The first thing that comes into my head when I hear a question about passion is the Boston Red Sox. Anyone that does not know that I love the Red Sox does not know me. I have been an avid Sox fan since the 1999 ALCS against the Yankees, and my mood replicates the team’s performance on a day-to-day basis. I cried in ’99 and ’03. Silently I celebrated in ’04 from my apartment in Belgium at 4:00 AM. I cried again in ’05 and ’06. I pray every day that I will not cry this year.
Most of my beliefs come from my family, as I have three older siblings in a two parent home. I did not attend school until fifth grade, my parents instead decided to home school me instead of sending their child to Milton Public Schools. Sheltering me from media, we did not own a television until the move to Brookline in late ’02. My oldest sister and my brother sparked my fanaticism for the Sox a long time ago, teaching me to throw and catch in our backyard.
My dad’s job, professing at Northeastern University, influences what happens to me more than anything. He took a sabbatical when I was 5 years old and decided to spend the year outside of Den Haag in Holland, researching for a local university. This was my first year with no one to play baseball with, despite the score of neighborhood kids. I began to pick Dutch up around Christmas, and soon became fluent. Having forgotten most of the Holland experience, when my dad told me he was taking us to Belgium for the ’04-’05 school year, I didn’t know what to expect. I acted apprehensively, but perhaps fear was in me more than anything. However, I didn’t remember the days when I got that craving for baseball and it just wasn’t available. It turned out on this trip I would miss more Red Sox action than I could possibly imagine.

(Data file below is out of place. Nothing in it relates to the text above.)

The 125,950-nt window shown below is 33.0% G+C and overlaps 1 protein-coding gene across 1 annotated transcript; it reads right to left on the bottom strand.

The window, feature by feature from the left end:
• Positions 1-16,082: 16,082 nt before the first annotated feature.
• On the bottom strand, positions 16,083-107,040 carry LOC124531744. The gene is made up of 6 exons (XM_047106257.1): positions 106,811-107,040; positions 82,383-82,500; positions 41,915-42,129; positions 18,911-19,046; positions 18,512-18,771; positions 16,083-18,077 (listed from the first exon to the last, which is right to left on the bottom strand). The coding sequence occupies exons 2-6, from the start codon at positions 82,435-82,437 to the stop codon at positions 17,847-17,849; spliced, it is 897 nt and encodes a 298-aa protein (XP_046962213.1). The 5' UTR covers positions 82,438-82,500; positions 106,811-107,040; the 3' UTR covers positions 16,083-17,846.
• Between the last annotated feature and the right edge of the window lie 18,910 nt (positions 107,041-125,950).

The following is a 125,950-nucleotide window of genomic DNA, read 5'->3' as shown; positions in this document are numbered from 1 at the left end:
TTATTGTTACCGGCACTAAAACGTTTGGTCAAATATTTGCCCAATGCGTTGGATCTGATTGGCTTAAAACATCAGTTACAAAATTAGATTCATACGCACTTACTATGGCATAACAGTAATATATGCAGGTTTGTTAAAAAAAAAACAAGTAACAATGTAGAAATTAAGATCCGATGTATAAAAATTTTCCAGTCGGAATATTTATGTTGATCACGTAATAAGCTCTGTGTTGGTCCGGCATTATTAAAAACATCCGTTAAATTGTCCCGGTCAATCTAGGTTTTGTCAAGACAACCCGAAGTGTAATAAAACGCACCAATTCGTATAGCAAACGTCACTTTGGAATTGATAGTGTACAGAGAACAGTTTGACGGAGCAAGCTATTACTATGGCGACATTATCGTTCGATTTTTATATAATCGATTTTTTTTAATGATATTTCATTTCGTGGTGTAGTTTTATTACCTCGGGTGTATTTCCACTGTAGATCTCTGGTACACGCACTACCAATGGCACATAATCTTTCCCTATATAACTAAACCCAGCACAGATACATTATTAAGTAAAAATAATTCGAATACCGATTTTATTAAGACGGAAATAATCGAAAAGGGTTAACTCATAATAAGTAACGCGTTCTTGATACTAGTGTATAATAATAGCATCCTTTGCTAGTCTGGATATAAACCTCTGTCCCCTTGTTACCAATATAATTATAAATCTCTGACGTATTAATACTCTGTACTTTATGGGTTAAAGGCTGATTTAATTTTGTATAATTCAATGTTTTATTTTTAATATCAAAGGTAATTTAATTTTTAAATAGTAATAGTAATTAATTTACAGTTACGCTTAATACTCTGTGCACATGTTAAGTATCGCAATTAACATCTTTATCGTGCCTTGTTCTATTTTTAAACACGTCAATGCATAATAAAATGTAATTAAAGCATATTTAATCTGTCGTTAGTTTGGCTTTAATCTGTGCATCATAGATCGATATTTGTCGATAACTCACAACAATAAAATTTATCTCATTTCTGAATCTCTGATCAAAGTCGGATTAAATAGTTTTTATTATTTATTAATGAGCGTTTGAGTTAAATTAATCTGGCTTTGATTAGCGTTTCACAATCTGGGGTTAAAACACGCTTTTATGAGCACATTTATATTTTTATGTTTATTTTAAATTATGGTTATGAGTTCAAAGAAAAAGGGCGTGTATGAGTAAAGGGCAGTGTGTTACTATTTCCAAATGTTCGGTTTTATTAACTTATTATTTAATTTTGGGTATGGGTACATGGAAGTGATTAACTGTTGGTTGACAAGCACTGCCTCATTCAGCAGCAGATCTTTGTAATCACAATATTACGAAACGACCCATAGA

We traveled on the night the Sox traded Nomar to the Cubs, in return for Cabrera, Mientkiewicz, and Roberts, so I didn’t find out until we set up our internet a week later. We rented an apartment two blocks from my school, where I learned enough French to get by and receive good grades by October, and three blocks from Maison Antoine, said to be the best server of frites in the world. However I was almost totally devoid of having someone to talk to about the Sox, as the Nation is not enormous over there. Waking up in the morning after the third ALCS game against the Yankees may have been the biggest letdown of my life, and it didn’t help that my new Belgian friend Jourdan had seen it ESPN and was laughing at me and teasing me about it all day.
“The Red Sox lost, ha-ha, the Yankees are going to win the World Series!”
Boy did I get him back four games later. And after the World Series was over, he was kind enough to share in my joy, even though he knew little of its context.
I came back to Brookline hoping even more for a Sox World Series win, as I felt upset at not wildly celebrating. All my friends had stories to tell about what they did that night, running out in the streets barefoot and screaming, and things like that. I wanted nothing more than to be able to take part in that joy and celebration as a proud member of Red Sox Nation. But until this year, the Sox have just come up a little short. Until now. Last week, when the Sox clinched the East, I screamed and clapped like a child, full of joy. I hadn’t been this excited in three years. Next on the checklist: Division Series win.
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